The Brothers (Shirley play)
The Brothers is a Caroline era stage play, a comedy written by James Shirley. First published in 1653, The Brothers has sometimes been hailed as one of Shirley's best plays, though it has also been a focus of significant confusion and scholarly debate.
"There is much uncertainty about this play" — though much of this uncertainty seems unnecessary, given the historical facts. The Brothers was licensed for performance by Sir Henry Herbert, the Master of the Revels, on 4 November 1626. The title page of the first edition indicates that the play was acted by the King's Men. Some scholars have assumed that Shirley wrote for the King's Men only in the final phase of his career, in 1640–42; but this is by no means a certainty. Shirley's long and productive connection with Queen Henrietta's Men dominated most of his career, though he wrote Love in a Maze for the King's Revels Men in 1632.
The eccentric nineteenth-century critic F. G. Fleay originated the argument that the play that was published as The Brothers in 1653 is a revision of an otherwise-unknown play by Shirley titled The Politic Father, which was licensed by the Master of the Revels on 26 May 1641. This argument was accepted by Arthur Nason. Other critics have regarded The Politic Father as an alternative title for Shirley's extant tragedy The Politician, for which there is no license in Herbert's records, and have treated the Brothers = Politic Father argument as tendentious and overly elaborate. "The fact of the matter seems to be that The Brothers of 1652 is The Brothers of 1626," writes Forsythe. Schelling also supports this view. Occam's razor certainly appears to cut their way.
The play was printed in the octavo volume titled Six New Plays, issued by the booksellers Humphrey Moseley and Humphrey Robinson in 1653. (Five of the dramas in Six New Plays, including The Brothers, are dated to 1652, while the sixth, and the general title page, are dated to 1653, leading to a confusion in dating.) In that volume, The Brothers is dedicated to Thomas Stanley.
Though set in Madrid, the play is "purely a comedy of English manners." It tells the story of a tyrannical father eager for his daughter to marry into money. He pursues one suitor after another for her, only to be fooled in the end.
Fernando and Francisco, the brothers of the title, are in love with Felisarda and Jacinta, the niece and daughter of Don Carlos. But the Don will not favor Francisco, a second son with no patrimony, for his daughter; and so, to fool the old man, the brothers pretend to love the other brother's love. Don Carlos's son Luys comes home from the university with a friend named Alberto, a potential suitor for Jacinta's hand; and the Don favors the young student. The brothers' father Don Ramyres, ignorant of his sons' affections, suggests his elder son Fernando as a match for Jacinta, and Don Carlos prefers him over Alberto because he's richer; but then Fernando is displaced in Don Carlos's good graces by Don Pedro, an even wealthier candidate.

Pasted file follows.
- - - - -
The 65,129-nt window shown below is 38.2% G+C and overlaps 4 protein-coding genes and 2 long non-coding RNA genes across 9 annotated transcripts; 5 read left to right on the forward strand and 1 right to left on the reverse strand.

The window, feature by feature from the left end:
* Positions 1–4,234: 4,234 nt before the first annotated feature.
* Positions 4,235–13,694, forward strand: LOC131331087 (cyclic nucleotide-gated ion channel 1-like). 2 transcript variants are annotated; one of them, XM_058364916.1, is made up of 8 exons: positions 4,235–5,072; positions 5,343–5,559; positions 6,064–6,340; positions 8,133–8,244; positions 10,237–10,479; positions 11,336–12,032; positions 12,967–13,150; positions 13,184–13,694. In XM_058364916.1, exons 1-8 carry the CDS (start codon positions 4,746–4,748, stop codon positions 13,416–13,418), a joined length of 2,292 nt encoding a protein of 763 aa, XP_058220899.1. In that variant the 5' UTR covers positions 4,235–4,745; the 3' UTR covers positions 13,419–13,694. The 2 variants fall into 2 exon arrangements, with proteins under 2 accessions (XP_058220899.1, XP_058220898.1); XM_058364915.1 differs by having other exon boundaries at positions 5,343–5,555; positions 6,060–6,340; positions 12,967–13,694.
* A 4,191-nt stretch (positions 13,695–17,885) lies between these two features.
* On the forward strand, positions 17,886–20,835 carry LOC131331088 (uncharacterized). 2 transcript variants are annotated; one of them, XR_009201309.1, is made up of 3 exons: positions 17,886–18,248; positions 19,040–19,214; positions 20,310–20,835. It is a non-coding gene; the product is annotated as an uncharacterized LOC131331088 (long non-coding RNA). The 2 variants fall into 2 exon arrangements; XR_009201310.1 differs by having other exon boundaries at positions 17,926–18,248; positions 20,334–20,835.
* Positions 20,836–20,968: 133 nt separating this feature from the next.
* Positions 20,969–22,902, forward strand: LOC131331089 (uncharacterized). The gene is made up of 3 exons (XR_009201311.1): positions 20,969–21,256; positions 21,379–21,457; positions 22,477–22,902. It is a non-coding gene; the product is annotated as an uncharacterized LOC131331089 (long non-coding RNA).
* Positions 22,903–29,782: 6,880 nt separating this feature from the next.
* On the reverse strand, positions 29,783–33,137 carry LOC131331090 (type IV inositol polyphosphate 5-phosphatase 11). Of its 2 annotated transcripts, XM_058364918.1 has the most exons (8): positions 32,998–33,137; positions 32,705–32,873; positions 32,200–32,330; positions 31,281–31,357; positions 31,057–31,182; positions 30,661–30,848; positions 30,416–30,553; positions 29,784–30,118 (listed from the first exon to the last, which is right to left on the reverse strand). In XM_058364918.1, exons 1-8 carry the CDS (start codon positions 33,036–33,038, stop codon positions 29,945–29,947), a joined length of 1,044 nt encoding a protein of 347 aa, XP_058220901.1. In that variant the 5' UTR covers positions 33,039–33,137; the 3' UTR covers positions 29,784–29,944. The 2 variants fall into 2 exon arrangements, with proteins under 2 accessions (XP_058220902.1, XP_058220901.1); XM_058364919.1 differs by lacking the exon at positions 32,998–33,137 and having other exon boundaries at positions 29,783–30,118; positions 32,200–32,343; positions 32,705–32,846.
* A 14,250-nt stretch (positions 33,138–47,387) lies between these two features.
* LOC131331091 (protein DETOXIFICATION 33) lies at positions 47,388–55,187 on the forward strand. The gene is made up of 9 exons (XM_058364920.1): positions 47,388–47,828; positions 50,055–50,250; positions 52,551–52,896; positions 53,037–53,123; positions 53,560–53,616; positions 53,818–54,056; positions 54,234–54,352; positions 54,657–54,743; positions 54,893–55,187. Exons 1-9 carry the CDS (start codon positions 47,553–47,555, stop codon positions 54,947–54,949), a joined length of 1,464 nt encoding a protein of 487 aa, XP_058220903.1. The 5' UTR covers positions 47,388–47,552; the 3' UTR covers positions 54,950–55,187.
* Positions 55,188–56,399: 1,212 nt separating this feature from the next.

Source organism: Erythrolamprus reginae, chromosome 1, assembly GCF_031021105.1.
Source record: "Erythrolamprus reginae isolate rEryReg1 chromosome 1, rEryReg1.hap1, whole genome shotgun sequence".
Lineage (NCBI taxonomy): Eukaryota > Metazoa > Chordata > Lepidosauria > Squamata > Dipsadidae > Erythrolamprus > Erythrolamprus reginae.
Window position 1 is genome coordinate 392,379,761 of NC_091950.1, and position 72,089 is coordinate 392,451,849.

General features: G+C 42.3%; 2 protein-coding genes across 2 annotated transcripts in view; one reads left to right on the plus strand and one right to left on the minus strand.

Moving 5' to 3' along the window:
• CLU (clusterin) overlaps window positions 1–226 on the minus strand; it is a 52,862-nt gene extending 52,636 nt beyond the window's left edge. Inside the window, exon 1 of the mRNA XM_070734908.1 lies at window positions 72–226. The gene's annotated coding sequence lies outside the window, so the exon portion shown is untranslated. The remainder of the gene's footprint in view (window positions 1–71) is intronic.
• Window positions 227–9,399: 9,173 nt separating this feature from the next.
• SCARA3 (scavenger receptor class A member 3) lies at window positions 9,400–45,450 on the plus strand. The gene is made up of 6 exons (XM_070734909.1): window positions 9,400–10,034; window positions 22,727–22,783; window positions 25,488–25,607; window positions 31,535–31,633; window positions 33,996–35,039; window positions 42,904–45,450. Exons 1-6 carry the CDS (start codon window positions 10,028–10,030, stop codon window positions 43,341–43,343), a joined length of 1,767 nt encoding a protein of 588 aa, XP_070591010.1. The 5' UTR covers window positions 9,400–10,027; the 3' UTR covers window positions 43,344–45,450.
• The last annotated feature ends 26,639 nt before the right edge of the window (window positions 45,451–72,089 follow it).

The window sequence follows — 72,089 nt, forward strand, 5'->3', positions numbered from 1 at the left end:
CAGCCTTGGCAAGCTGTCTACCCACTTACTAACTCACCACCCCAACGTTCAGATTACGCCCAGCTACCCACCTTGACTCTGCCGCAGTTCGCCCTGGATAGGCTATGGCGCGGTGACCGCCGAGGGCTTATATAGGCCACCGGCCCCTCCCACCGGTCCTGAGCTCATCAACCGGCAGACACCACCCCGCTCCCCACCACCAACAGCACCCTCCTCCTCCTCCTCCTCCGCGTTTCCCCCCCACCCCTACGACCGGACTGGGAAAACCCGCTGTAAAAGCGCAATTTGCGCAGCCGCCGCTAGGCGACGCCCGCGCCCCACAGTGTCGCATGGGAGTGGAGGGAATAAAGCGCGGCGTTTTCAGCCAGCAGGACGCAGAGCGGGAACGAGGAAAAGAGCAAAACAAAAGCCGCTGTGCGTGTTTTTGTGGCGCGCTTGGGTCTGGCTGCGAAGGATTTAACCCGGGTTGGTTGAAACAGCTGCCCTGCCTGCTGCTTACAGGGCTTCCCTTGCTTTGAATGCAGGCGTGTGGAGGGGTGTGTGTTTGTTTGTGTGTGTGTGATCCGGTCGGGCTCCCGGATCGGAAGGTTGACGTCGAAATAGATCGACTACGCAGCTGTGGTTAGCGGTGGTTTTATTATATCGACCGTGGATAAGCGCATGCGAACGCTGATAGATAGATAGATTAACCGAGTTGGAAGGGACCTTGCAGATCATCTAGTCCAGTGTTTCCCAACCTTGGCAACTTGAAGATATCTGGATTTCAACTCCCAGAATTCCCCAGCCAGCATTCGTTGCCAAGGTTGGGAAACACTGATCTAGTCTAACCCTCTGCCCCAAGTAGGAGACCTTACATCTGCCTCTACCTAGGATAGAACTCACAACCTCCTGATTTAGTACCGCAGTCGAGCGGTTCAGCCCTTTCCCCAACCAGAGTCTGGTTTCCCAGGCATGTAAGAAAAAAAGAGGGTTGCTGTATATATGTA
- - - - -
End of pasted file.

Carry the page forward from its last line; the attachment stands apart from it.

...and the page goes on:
Fernando tells his father of his love for the penniless Felisarda, and Don Ramyres pretends to disinherit him. Their romance revealed, Felisarda is sent away from her uncle's house to stay with Don Ramyres's household. Don Ramyres pretends to die, leaving Francisco as his heir and Fernando with only a meagre pension. Jacinta is to by married to the rich Don Pedro, a fool and braggart—but she disguises Don Pedro's cast-off love Estefania in her clothes and sends Estefania off to the church in her place. Jacinta then elopes with Francisco.
At Luys's instigation, Alberto abducts the woman he thinks is Jacinta (actually Estefania) on her way to the marriage ceremony. Finding that he's been fooled and that Jacinta has eloped, the flexible Alberto marries Estefania (he's a more attractive match for her than Don Pedro). Don Carlos, confronted with the fact of a new son-in-law, takes rueful comfort in the idea that at least Francisco is an heir; Francisco, however, offers his patrimony to his older brother—who refuses it. The supposedly dead Don Ramyres suddenly re-appears, to announce that he's merely been testing his sons; and he blesses the marriages of both young men.
As is usually the case with Caroline era plays, The Brothers shows links and commonalities with various earlier works; Forsythe cites Webster's The Devil's Law Case, Jonson's The Staple of News, the Beaumont/Fletcher play The Maid's Tragedy, and The London Prodigal, among others.
- Logan and Smith, p. 162.
- Forsythe, p. 342.
- Nason, pp. 46-67. Fleay also argued that The Brothers of 1626 was the same play as Dick of Devonshire, an idea Nason rejects.
- Forsythe, p. 176.
- Schelling, Vol. 2, p. 288.
- Schelling, Vol. 2, p. 288.
- Forsythe, pp. 257-61.
- Forsythe, Robert Stanley. The Relations of Shirley's Plays to the Elizabethan Drama. New York, Columbia University Press, 1914.
- Logan, Terence P., and Denzell S. Smith, eds. The Later Jacobean and Caroline Dramatists: A Survey and Bibliography of Recent Studies in English Renaissance Drama. Lincoln, NE, University of Nebraska Press, 1978.
- Nason, Arthur Huntington. James Shirley, Dramatist: A Biographical and Critical Study. New York, 1915; reprinted New York, Benjamin Blom, 1967.
- Schelling, Felix Emmanuel. Elizabethan Drama 1558–1642. 2 Volumes, Boston, Houghton Mifflin, 1908.